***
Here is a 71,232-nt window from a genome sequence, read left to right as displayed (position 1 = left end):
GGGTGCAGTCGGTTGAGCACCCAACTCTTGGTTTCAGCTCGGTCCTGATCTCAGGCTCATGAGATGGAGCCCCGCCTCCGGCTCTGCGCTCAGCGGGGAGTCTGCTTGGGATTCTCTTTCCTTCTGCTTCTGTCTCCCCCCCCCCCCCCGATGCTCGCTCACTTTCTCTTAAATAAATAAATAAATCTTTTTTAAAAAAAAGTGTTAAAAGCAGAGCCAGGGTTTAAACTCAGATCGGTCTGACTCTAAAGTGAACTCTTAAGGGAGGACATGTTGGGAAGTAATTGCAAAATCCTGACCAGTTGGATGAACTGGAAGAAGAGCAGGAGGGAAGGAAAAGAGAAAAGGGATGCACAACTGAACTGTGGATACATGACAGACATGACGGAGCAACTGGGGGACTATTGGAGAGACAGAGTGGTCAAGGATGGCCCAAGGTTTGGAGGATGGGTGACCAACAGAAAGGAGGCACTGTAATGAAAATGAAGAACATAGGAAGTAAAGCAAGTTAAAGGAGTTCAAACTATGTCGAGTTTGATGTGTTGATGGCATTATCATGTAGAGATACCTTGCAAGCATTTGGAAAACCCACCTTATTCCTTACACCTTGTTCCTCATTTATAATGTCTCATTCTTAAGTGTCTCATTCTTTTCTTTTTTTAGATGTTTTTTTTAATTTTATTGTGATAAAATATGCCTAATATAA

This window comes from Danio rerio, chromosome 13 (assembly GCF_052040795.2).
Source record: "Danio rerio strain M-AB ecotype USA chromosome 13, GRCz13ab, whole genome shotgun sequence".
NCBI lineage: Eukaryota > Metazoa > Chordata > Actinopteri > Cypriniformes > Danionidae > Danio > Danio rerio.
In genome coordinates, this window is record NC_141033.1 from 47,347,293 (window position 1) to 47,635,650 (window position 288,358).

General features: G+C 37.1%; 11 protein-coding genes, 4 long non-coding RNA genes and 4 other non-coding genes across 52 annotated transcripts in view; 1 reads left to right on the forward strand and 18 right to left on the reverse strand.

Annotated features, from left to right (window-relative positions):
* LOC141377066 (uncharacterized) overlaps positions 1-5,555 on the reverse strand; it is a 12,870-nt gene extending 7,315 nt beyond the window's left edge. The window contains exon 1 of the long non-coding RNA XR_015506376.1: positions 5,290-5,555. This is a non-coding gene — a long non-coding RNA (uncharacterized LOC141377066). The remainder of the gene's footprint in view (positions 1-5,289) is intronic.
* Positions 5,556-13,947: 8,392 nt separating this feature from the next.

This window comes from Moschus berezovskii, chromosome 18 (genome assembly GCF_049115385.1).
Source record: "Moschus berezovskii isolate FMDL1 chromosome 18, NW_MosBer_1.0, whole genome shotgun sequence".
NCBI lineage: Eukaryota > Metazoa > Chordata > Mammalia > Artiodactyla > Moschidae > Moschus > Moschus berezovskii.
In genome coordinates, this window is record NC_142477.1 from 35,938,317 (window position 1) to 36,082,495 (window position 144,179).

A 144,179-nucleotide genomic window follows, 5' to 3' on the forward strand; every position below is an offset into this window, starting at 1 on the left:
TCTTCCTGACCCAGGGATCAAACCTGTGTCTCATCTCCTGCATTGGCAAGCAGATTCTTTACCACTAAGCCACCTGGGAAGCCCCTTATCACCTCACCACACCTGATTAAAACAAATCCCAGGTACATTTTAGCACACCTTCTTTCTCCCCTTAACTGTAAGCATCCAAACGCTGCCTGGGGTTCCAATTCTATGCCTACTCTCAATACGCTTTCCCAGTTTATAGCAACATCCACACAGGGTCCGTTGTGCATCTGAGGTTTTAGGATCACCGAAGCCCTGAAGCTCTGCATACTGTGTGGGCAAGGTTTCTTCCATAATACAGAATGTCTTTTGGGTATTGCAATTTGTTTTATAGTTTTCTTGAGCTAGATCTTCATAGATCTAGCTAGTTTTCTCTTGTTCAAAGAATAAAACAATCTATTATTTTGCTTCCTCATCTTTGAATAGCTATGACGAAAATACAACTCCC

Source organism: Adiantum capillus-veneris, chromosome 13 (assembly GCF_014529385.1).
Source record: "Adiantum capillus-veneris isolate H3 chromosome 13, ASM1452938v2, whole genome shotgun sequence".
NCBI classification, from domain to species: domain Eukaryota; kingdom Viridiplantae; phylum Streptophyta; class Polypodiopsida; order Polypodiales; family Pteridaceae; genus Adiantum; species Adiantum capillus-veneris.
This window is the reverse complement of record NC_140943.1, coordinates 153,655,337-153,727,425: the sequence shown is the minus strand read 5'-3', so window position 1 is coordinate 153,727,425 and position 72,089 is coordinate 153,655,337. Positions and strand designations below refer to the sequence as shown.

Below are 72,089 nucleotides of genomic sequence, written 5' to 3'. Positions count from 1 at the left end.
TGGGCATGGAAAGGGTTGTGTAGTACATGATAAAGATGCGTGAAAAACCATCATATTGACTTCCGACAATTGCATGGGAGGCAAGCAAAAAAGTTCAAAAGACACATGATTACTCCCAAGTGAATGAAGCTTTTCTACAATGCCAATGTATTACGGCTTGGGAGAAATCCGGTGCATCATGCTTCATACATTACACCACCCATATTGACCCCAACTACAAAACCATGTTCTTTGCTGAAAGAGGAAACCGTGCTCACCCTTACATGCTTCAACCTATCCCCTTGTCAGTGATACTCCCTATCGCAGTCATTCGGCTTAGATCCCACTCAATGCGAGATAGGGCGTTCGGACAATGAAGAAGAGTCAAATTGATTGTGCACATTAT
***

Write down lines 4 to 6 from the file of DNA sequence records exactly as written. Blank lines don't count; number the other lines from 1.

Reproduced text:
Source record: "Danio rerio strain M-AB ecotype USA chromosome 13, GRCz13ab, whole genome shotgun sequence".
NCBI lineage: Eukaryota > Metazoa > Chordata > Actinopteri > Cypriniformes > Danionidae > Danio > Danio rerio.
In genome coordinates, this window is record NC_141033.1 from 47,347,293 (window position 1) to 47,635,650 (window position 288,358).